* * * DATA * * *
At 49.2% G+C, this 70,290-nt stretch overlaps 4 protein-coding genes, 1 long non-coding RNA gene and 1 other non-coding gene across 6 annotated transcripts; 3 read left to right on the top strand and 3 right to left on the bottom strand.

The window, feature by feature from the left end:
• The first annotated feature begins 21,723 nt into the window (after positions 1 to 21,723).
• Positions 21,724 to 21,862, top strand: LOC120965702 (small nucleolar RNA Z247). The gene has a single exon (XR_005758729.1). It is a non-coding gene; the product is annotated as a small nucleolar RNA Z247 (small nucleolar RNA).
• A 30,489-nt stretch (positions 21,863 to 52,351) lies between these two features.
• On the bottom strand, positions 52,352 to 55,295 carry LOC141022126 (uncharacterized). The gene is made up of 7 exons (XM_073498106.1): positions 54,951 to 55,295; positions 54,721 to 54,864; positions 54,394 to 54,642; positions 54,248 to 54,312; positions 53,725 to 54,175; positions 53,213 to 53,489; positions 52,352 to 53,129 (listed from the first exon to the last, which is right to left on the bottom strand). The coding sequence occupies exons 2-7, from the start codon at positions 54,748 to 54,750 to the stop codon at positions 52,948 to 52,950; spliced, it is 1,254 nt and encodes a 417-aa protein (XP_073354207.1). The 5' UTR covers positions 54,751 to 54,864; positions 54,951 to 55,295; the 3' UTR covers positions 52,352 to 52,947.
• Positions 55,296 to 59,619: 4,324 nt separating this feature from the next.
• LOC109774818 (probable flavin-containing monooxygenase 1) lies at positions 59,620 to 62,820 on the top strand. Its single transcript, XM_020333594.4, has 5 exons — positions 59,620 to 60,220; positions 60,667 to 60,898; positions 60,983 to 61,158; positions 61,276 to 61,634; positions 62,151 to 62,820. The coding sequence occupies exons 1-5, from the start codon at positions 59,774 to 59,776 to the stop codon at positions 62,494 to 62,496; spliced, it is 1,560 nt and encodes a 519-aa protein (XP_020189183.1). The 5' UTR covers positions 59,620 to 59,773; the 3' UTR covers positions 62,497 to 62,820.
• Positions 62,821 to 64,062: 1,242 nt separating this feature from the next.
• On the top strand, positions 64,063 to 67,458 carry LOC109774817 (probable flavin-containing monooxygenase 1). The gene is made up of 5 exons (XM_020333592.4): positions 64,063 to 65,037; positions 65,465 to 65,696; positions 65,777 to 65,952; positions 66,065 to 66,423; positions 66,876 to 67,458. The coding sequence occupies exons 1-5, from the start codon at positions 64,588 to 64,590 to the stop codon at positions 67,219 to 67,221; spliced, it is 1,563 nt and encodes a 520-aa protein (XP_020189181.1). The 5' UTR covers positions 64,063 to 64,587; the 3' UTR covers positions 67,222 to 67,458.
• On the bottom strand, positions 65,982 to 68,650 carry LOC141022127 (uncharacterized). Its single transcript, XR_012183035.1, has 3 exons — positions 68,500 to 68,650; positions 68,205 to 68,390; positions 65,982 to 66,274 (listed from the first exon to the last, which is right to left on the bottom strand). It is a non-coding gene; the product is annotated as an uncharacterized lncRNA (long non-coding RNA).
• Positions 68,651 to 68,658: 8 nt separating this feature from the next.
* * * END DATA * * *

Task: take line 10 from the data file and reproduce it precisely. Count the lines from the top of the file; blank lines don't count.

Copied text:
• On the top strand, positions 64,063 to 67,458 carry LOC109774817 (probable flavin-containing monooxygenase 1). The gene is made up of 5 exons (XM_020333592.4): positions 64,063 to 65,037; positions 65,465 to 65,696; positions 65,777 to 65,952; positions 66,065 to 66,423; positions 66,876 to 67,458. The coding sequence occupies exons 1-5, from the start codon at positions 64,588 to 64,590 to the stop codon at positions 67,219 to 67,221; spliced, it is 1,563 nt and encodes a 520-aa protein (XP_020189181.1). The 5' UTR covers positions 64,063 to 64,587; the 3' UTR covers positions 67,222 to 67,458.